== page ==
Many citrus fruits and fruits, in general, can be grown from their seeds, but we know that seeds don’t always equal scraps. All fruit trees start as seeds, and while it takes years for fruit trees to grow, you can save the seeds out of the fruits you eat and start your fruit trees at home. 

Citrus trees are a favorite because they grow best in containers. For example, Apple and pear trees need to be grown outside, but growing lemon trees indoors in containers is something you can do. 

If you want to try growing a lemon tree from the seeds after you eat one, here’s what you can do.

  • Clean the seeds well, and keep them moist.
  • Plant the seeds ½ inch deep in a soil-filled container and then cover the planter with plastic. Doing so creates a greenhouse effect, trapping in humidity until the seeds start to sprout. 

You’ll need to wait years for the fruit tree to mature and develop. However, until they bear fruit, citrus trees are fragrant and make a beautiful houseplant. 

Try Growing Veggies from Scraps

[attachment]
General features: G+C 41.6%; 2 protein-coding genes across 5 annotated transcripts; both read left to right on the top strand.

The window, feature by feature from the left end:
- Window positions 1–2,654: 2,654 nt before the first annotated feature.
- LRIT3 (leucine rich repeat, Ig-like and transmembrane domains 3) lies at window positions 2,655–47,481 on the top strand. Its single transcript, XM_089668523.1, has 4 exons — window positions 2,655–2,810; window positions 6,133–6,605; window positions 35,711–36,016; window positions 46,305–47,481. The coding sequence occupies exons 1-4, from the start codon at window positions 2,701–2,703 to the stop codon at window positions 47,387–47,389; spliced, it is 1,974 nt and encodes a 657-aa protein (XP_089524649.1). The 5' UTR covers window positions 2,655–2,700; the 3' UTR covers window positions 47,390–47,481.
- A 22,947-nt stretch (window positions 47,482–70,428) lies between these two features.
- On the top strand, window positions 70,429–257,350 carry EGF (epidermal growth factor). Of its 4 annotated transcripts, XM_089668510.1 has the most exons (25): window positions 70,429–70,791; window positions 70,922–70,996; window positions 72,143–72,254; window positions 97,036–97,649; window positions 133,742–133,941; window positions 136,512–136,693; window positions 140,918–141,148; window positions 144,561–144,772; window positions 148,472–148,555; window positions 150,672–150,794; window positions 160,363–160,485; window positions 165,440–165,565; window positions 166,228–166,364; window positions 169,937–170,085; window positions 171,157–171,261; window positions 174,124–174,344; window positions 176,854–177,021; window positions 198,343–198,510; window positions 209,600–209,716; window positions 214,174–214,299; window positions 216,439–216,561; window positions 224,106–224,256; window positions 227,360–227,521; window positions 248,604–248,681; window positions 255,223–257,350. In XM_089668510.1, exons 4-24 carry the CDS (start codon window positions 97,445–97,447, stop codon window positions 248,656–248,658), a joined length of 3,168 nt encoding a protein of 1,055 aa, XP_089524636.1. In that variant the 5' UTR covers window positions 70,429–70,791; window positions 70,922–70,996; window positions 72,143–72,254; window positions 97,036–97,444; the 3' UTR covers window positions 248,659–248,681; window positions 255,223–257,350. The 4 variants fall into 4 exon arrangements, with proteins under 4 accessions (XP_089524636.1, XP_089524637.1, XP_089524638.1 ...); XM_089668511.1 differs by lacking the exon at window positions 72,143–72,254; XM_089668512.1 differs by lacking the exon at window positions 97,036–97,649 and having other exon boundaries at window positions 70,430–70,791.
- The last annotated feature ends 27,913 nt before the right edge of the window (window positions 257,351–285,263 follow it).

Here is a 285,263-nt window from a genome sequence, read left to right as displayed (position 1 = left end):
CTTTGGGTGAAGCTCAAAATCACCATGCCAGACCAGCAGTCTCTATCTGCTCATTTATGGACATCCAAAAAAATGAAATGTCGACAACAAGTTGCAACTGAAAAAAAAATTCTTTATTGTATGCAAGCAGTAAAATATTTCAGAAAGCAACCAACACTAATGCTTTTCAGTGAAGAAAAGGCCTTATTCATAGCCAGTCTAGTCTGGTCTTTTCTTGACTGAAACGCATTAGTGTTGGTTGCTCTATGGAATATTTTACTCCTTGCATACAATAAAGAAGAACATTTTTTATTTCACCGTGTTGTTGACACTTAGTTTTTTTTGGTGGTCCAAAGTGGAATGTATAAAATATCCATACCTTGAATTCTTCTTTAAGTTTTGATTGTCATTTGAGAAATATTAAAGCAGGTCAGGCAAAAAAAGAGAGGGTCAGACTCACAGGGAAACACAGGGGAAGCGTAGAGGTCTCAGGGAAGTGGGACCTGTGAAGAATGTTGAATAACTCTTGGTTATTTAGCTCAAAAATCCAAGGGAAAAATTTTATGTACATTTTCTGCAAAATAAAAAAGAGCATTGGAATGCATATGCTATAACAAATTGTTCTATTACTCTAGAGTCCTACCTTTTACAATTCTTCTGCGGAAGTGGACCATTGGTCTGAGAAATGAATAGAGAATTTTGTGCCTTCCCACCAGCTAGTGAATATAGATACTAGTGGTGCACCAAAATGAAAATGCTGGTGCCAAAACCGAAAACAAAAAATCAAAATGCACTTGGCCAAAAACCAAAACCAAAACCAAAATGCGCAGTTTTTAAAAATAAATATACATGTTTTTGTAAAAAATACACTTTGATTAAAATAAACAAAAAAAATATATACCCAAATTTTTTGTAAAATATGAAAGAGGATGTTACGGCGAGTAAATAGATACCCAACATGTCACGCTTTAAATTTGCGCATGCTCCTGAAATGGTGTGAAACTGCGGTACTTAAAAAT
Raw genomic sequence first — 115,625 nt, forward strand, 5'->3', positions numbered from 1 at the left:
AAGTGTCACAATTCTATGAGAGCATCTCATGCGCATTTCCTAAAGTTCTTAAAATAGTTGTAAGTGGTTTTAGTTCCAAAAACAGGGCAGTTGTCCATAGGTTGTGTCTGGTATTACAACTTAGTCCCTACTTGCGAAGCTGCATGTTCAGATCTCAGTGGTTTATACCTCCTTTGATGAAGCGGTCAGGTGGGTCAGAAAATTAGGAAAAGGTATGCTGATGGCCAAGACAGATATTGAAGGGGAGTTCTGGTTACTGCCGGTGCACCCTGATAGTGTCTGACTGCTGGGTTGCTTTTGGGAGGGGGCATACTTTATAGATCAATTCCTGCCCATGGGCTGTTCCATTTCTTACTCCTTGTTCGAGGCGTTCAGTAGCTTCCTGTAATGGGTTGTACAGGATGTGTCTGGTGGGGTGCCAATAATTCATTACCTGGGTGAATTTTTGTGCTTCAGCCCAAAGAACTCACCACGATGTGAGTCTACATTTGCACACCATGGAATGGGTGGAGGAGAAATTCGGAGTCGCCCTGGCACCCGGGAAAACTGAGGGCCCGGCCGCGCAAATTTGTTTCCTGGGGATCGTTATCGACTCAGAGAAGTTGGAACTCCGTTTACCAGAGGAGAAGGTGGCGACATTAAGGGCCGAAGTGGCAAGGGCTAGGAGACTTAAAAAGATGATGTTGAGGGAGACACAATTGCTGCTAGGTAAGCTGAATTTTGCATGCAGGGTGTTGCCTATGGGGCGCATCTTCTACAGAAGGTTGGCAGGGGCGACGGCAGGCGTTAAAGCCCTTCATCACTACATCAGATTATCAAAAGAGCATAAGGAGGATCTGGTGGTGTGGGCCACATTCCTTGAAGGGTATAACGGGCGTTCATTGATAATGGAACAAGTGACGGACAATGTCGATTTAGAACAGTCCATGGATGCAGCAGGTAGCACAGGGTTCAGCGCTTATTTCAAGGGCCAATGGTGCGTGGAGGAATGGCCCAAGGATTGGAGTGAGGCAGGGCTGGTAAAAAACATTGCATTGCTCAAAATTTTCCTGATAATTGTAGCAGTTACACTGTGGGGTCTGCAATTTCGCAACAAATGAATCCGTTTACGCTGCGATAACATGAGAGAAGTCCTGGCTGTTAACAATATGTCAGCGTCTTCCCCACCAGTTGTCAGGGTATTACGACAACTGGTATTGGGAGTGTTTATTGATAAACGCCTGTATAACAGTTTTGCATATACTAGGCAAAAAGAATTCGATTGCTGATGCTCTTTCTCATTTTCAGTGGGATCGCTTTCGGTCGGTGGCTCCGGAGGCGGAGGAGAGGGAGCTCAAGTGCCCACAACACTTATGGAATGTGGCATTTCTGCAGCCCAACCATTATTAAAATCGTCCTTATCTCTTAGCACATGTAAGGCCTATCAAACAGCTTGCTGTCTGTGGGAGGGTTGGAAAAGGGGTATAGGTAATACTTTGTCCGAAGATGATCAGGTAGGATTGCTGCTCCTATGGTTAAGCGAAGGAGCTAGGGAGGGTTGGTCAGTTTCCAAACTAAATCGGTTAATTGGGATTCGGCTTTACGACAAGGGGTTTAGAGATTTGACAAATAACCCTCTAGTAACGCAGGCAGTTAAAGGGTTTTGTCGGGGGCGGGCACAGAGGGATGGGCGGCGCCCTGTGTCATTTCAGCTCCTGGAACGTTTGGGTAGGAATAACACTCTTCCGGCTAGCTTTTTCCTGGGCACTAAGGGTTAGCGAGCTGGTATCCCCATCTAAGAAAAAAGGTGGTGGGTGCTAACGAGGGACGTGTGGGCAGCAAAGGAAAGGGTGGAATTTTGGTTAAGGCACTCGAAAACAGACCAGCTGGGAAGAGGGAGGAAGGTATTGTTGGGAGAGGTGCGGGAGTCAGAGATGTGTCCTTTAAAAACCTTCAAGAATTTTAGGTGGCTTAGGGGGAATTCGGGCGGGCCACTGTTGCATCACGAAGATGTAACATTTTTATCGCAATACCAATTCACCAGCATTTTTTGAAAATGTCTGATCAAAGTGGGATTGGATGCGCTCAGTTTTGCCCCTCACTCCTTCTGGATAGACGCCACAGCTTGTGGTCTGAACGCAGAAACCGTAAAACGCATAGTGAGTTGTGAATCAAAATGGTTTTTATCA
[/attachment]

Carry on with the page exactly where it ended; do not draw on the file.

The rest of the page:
Try Growing Veggies from Scraps

You can regrow all vegetables, fruits, and herbs in one way or another. Growing vegetables from scraps can help you stretch your grocery budget and enables you to stay in touch with where you get your food. 

Amber Noyes

Written By

Amber Noyes

Amber Noyes was born and raised in a suburban California town, San Mateo. She holds a master’s degree in horticulture from the University of California as well as a BS in Biology from the University of San Francisco. With experience working on an organic farm, water conservation research, farmers’ markets, and plant nursery, she understands what makes plants thrive and how we can better understand the connection between microclimate and plant health. When she’s not on the land, Amber loves informing people of new ideas/things related to gardening, especially organic gardening, houseplants, and growing plants in a small space.

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One Comment

  1. Another great article! Thanks!